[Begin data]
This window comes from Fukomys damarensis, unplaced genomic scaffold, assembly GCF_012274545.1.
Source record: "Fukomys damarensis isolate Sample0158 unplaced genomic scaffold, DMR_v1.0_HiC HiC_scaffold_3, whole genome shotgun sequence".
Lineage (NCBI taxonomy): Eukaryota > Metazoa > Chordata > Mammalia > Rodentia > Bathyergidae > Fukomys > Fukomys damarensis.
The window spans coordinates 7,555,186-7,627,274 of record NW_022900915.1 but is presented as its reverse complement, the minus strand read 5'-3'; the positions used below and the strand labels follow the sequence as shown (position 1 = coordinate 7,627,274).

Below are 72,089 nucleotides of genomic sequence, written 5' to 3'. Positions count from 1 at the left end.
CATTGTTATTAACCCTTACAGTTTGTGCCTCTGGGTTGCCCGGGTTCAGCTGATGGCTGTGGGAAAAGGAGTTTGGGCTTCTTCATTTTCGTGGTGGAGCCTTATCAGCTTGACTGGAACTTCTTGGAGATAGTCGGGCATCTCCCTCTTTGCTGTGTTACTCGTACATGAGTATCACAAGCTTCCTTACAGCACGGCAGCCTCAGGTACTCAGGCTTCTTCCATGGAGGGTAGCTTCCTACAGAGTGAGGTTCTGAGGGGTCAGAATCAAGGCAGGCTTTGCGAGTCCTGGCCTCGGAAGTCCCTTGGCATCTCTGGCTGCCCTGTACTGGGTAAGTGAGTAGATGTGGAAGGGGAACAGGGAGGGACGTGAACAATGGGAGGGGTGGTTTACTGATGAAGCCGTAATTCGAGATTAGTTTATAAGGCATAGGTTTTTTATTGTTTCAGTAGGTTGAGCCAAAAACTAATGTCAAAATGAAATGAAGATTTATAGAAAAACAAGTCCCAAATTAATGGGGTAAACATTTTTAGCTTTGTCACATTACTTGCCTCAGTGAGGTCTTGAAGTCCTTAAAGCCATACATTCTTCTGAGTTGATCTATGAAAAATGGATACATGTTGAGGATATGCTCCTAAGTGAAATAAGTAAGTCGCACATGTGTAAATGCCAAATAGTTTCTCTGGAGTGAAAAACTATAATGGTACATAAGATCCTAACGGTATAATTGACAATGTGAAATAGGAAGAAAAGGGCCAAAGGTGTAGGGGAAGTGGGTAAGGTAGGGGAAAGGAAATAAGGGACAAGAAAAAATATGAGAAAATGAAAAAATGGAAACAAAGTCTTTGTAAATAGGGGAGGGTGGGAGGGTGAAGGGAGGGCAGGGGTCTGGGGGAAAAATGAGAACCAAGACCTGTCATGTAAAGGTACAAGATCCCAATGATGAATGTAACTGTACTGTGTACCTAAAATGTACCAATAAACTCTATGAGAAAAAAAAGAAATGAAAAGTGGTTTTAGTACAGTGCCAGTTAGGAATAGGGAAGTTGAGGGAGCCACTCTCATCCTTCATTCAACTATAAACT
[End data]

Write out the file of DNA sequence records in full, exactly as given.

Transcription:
This window comes from Fukomys damarensis, unplaced genomic scaffold, assembly GCF_012274545.1.
Source record: "Fukomys damarensis isolate Sample0158 unplaced genomic scaffold, DMR_v1.0_HiC HiC_scaffold_3, whole genome shotgun sequence".
Lineage (NCBI taxonomy): Eukaryota > Metazoa > Chordata > Mammalia > Rodentia > Bathyergidae > Fukomys > Fukomys damarensis.
The window spans coordinates 7,555,186-7,627,274 of record NW_022900915.1 but is presented as its reverse complement, the minus strand read 5'-3'; the positions used below and the strand labels follow the sequence as shown (position 1 = coordinate 7,627,274).

Below are 72,089 nucleotides of genomic sequence, written 5' to 3'. Positions count from 1 at the left end.
CATTGTTATTAACCCTTACAGTTTGTGCCTCTGGGTTGCCCGGGTTCAGCTGATGGCTGTGGGAAAAGGAGTTTGGGCTTCTTCATTTTCGTGGTGGAGCCTTATCAGCTTGACTGGAACTTCTTGGAGATAGTCGGGCATCTCCCTCTTTGCTGTGTTACTCGTACATGAGTATCACAAGCTTCCTTACAGCACGGCAGCCTCAGGTACTCAGGCTTCTTCCATGGAGGGTAGCTTCCTACAGAGTGAGGTTCTGAGGGGTCAGAATCAAGGCAGGCTTTGCGAGTCCTGGCCTCGGAAGTCCCTTGGCATCTCTGGCTGCCCTGTACTGGGTAAGTGAGTAGATGTGGAAGGGGAACAGGGAGGGACGTGAACAATGGGAGGGGTGGTTTACTGATGAAGCCGTAATTCGAGATTAGTTTATAAGGCATAGGTTTTTTATTGTTTCAGTAGGTTGAGCCAAAAACTAATGTCAAAATGAAATGAAGATTTATAGAAAAACAAGTCCCAAATTAATGGGGTAAACATTTTTAGCTTTGTCACATTACTTGCCTCAGTGAGGTCTTGAAGTCCTTAAAGCCATACATTCTTCTGAGTTGATCTATGAAAAATGGATACATGTTGAGGATATGCTCCTAAGTGAAATAAGTAAGTCGCACATGTGTAAATGCCAAATAGTTTCTCTGGAGTGAAAAACTATAATGGTACATAAGATCCTAACGGTATAATTGACAATGTGAAATAGGAAGAAAAGGGCCAAAGGTGTAGGGGAAGTGGGTAAGGTAGGGGAAAGGAAATAAGGGACAAGAAAAAATATGAGAAAATGAAAAAATGGAAACAAAGTCTTTGTAAATAGGGGAGGGTGGGAGGGTGAAGGGAGGGCAGGGGTCTGGGGGAAAAATGAGAACCAAGACCTGTCATGTAAAGGTACAAGATCCCAATGATGAATGTAACTGTACTGTGTACCTAAAATGTACCAATAAACTCTATGAGAAAAAAAAGAAATGAAAAGTGGTTTTAGTACAGTGCCAGTTAGGAATAGGGAAGTTGAGGGAGCCACTCTCATCCTTCATTCAACTATAAACT